Postcard: Boxing In Black and White

Boxing and black-and-white film have gone together forever.

Henry Phillips

10:30 a.m.| Brooklyn, New York — There’s something about boxing and black-and-white film that pairs beautifully — whether it’s because the grain and grayscale recall boxing’s heyday in the 1960s, or that it evokes more of the raw emotion inside the ring. The medium and the sport are no strangers to each other. Would Raging Bull have had the same impact in color? There are thousands of photos from the night Muhammad Ali (then Cassius Clay) defeated Sonny Liston for the world heavyweight championship in 1964, many of them in color, but to my mind it’s the ones in black and white that convey that heroic, larger-than-life sense that boxing tries so hard to achieve.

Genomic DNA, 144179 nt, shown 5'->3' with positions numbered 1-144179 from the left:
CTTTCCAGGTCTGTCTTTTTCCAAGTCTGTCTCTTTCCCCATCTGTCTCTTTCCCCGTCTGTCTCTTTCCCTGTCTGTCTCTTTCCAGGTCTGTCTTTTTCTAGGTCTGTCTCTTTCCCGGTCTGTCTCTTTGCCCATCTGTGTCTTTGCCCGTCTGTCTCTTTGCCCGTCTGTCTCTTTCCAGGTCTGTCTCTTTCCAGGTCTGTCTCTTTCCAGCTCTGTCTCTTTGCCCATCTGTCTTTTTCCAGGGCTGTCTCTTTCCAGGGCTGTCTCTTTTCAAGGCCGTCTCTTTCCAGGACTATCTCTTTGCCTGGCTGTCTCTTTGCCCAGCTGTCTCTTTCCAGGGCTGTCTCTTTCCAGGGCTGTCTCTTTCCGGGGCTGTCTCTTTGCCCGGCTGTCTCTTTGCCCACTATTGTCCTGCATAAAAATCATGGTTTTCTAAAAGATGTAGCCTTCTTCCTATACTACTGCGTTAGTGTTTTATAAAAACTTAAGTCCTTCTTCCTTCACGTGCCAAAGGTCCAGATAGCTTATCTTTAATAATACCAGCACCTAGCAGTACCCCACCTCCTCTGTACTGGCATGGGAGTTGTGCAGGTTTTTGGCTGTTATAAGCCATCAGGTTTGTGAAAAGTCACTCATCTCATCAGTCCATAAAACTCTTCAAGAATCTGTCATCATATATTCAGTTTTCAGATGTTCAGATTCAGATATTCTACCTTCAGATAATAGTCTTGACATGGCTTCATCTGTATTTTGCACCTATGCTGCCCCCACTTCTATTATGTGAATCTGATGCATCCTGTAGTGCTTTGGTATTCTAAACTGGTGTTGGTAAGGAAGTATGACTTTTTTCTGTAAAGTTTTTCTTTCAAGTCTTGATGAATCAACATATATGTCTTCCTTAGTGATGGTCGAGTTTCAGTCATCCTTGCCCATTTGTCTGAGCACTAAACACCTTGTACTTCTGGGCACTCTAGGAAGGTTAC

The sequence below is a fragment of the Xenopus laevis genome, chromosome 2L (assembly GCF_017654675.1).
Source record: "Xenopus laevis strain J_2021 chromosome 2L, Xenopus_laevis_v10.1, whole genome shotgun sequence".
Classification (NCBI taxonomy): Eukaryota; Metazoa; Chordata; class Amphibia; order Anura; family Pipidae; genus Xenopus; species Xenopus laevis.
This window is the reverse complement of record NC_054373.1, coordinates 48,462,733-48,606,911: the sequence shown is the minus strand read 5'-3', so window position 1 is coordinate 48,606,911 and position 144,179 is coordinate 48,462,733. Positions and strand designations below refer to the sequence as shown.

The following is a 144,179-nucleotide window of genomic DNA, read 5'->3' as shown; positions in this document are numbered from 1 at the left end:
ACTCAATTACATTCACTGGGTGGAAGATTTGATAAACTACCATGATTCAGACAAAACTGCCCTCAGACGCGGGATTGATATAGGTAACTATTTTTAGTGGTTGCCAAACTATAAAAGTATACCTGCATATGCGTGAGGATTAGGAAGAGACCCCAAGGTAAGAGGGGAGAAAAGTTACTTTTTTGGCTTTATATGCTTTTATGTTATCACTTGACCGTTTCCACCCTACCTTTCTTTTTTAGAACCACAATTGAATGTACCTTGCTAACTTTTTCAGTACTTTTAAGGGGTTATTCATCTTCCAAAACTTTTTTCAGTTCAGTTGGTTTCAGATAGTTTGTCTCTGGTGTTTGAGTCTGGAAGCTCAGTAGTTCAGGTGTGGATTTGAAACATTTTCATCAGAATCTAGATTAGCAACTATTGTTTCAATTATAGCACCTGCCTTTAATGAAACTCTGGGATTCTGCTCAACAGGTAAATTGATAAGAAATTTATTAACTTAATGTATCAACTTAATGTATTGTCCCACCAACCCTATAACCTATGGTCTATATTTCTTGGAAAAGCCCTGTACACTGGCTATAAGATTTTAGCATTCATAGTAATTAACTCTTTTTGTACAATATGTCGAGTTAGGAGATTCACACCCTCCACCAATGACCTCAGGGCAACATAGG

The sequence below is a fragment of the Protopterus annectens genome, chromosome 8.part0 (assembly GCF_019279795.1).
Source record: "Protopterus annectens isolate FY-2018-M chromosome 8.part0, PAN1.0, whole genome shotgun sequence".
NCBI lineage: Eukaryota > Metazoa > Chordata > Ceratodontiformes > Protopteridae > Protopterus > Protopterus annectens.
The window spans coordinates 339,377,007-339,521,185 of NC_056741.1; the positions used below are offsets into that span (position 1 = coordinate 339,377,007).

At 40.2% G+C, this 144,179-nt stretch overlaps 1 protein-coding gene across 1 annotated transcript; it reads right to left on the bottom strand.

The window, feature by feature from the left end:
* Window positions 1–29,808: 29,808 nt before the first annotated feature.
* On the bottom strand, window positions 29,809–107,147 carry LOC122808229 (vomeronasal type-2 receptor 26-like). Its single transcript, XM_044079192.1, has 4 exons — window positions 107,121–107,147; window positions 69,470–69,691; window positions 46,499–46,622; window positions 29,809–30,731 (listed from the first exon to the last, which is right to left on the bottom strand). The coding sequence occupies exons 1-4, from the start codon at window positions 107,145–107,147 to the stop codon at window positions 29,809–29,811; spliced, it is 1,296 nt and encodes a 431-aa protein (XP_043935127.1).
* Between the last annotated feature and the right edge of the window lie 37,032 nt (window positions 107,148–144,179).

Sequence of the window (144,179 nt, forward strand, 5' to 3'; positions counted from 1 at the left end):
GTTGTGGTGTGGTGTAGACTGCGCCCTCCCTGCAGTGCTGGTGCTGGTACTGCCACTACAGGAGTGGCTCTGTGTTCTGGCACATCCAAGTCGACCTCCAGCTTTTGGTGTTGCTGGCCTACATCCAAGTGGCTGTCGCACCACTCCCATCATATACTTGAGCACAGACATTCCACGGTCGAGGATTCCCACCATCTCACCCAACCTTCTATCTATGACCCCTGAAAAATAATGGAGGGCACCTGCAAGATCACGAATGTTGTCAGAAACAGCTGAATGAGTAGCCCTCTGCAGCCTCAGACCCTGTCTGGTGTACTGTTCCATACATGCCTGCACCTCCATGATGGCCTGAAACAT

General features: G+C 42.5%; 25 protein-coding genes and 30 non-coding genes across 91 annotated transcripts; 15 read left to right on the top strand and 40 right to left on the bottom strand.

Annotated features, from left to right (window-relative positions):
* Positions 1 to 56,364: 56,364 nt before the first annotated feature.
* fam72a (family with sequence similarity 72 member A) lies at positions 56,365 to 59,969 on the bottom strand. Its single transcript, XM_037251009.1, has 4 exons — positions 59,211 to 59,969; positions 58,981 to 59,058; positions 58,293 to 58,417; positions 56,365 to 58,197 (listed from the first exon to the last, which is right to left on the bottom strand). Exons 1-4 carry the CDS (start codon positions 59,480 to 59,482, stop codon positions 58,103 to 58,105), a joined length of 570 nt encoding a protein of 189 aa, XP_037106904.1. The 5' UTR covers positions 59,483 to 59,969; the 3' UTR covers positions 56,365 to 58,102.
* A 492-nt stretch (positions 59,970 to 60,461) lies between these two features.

With that in mind, I had to bring along some Kodak Tri-X during a recent venture to Gleason’s Boxing Gym in the shadow of the Brooklyn Bridge. The results were just as I’d hoped.

Photo Info: Mamiya 7II | f/4 | 1/125 | Ilford Delta 3200

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